I almost wanted to start by saying that this week has been crazy, but it hasn’t actually been anything of the sort. It’s been a pretty normal week–and I mean that in the worst way. How could the week before Christmas be any kind of normal? But it has also been a nice week, and I’m grateful for the positive things that have happened. I’m also feeling a little contemplative now that my first Christmas in circumstances like this is finally here.
On Monday morning, it snowed quite a bit–our largest accumulation this year, I think, though it was probably only about an inch. The main thing is that it did not all melt immediately. Some of it did, but it’s been pretty cold even through the snow so a lot of it has stuck around all week. On Wednesday afternoon, we were graced with a further dusting of fairy-light snow which I was fortunate enough to be able to dance in for a few moments at work.
Tuesday night was our once-a-term staff dinner (on the company) and we did a little secret Santa exchange, which was precious. It’s nice that, as much as I don’t like working there, it does have its moments. And certainly it is better than it could be, so there’s that.
Monday night has become a routine movie night at the Kelsey abode (married coworkers of mine) for many of our teachers and though it’s normally too late for me to commit, we’ve been doing Christmas movies in December so I’ve been every week. This week was Scrooged and, no offense intended, but it wasn’t my thing. But I thoroughly enjoyed the time spent together. Also, I watched Arrival last weekend, quite a movie. I haven’t bumped it into my top-five-in-no-particular-order ( at least not yet), but it was good. My main, topical take-away from it was just listening. There should probably be more listening in the world.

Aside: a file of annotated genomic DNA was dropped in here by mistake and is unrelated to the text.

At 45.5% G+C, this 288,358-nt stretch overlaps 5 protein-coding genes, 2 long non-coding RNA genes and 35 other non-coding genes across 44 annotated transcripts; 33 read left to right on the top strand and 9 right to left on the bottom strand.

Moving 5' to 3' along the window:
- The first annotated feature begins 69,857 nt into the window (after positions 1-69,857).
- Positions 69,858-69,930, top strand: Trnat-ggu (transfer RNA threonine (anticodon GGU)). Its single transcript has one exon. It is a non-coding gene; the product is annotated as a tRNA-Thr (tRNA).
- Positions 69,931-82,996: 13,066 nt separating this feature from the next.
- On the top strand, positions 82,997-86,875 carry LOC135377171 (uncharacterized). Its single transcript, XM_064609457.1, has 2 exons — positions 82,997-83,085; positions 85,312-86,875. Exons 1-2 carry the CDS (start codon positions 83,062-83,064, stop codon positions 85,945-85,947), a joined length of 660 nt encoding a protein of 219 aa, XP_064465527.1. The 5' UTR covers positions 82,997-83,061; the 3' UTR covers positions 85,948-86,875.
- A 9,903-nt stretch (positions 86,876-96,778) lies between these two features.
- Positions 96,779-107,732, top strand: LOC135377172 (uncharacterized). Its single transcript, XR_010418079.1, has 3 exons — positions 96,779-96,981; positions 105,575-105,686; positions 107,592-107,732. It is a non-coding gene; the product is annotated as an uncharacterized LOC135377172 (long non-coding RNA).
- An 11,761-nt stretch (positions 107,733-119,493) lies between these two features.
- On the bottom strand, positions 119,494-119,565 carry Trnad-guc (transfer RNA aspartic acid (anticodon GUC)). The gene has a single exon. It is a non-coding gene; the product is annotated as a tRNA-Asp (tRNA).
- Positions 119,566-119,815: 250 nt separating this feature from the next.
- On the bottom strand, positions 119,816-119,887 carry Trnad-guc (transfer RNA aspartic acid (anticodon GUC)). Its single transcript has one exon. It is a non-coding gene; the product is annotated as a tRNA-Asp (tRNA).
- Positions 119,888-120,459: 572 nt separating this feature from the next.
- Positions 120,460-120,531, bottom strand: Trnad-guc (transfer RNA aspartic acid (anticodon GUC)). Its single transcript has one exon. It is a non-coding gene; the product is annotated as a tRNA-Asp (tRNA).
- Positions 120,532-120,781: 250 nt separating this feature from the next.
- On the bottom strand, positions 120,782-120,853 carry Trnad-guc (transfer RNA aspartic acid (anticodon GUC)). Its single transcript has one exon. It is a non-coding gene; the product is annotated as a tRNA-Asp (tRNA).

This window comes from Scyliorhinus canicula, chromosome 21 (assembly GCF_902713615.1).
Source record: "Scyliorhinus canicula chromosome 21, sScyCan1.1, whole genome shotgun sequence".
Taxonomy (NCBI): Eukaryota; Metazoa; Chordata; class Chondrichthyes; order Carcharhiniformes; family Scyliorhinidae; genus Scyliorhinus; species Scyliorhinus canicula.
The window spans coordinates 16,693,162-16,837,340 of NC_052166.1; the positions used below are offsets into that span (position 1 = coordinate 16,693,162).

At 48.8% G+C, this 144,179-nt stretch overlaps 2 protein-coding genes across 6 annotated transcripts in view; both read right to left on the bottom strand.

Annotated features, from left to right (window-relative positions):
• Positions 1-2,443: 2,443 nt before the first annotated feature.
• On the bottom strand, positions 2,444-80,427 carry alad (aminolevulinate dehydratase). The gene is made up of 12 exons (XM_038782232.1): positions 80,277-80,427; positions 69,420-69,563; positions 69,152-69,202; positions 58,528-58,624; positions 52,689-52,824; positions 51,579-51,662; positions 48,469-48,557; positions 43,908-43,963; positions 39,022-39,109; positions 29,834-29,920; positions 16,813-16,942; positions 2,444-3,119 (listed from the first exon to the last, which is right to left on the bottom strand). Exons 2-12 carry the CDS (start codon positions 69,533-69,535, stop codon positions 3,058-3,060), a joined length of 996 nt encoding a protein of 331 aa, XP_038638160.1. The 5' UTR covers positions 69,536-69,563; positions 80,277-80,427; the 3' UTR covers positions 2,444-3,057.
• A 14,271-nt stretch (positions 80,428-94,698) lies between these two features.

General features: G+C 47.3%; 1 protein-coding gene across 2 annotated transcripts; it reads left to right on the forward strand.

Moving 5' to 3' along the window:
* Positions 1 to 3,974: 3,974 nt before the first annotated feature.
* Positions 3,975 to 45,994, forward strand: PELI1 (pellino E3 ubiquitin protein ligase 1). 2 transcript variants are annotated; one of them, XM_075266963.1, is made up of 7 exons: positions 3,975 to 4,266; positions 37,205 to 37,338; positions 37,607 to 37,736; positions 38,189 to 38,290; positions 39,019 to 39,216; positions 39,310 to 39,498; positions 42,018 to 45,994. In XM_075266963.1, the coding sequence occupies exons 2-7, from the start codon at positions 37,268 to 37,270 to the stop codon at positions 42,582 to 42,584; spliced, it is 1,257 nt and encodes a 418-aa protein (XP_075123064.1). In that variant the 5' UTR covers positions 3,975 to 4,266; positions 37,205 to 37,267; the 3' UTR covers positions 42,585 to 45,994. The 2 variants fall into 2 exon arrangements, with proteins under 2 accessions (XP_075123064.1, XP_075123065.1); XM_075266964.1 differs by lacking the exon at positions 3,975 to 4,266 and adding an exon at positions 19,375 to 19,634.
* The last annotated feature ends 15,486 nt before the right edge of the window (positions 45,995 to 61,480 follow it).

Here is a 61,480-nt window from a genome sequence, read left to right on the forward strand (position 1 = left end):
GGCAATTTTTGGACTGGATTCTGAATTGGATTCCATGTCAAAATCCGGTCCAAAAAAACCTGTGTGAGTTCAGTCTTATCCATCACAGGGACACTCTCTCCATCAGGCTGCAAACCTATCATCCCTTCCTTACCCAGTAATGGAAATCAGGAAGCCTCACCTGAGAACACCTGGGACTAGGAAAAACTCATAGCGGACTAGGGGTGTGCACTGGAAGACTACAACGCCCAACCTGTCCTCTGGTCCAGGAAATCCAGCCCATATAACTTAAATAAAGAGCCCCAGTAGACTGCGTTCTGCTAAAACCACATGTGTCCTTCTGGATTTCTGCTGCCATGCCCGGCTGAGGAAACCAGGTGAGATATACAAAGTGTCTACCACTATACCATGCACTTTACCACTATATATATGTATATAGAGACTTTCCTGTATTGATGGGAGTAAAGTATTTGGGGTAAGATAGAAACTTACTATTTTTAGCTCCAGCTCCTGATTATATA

Okay, as this is my last post before Christmas, I have some Christmas thoughts to share. This is, as I’ve said before, my first Christmas without any family or anything around and it’s been an interesting time. I have friends here, but it’s different. I was working last year, but it’s different. It’s just a thing. And honestly, I have been swinging wildly between loads of Christmas spirit (especially when there’s snow and/or singing involved) and totally forgetting that Christmas is coming at all.
Let nothing that follows indicate that I have anything but the highest regard for the original How the Grinch Stole Christmas movie. Because it truly is a wonder. I have been singing the Who Christmas song on and off since I made my classes watch it during the snack party at the end of last term.
“Christmas Day is in our grasp so long as we have hands to clasp.”
“Christmas Day will always be just so long as we have we.”
Such admirable and timely sentiments. Truly. And so heartwarming and seasonal and cozy and nice. When I was younger, I considered them some of the loveliest statements of Christmas feelings. But if I’ve learned anything this first Christmas apart, it’s that those sentiments are false.
There are no qualifications for Christmas. There are no conditions. Christmas Day is in our grasp. Christmas Day will always be. Christmas doesn’t come from a store–it does, in fact, mean a little bit more. But its meaning does not stem from loving each other, as good and right and lovely as that is. It comes from being loved.
If Christmas were about us–us loving, being joyful, coming together, lifting each other up–it would be a pleasant but ultimately weak holiday. Because we are, at best, imperfect lovers. The strength of Christmas is that, together or apart, we are all loved perfectly.
I hope you all have a merry and happy Christmas; cherishing time together, the weather, the food, the presents, the decorations, the all-around atmosphere. And if or when you feel the imperfection of it all becoming a little too much, remember that there is perfection in Christmas and we don’t have to do a thing to receive it.
God loves us.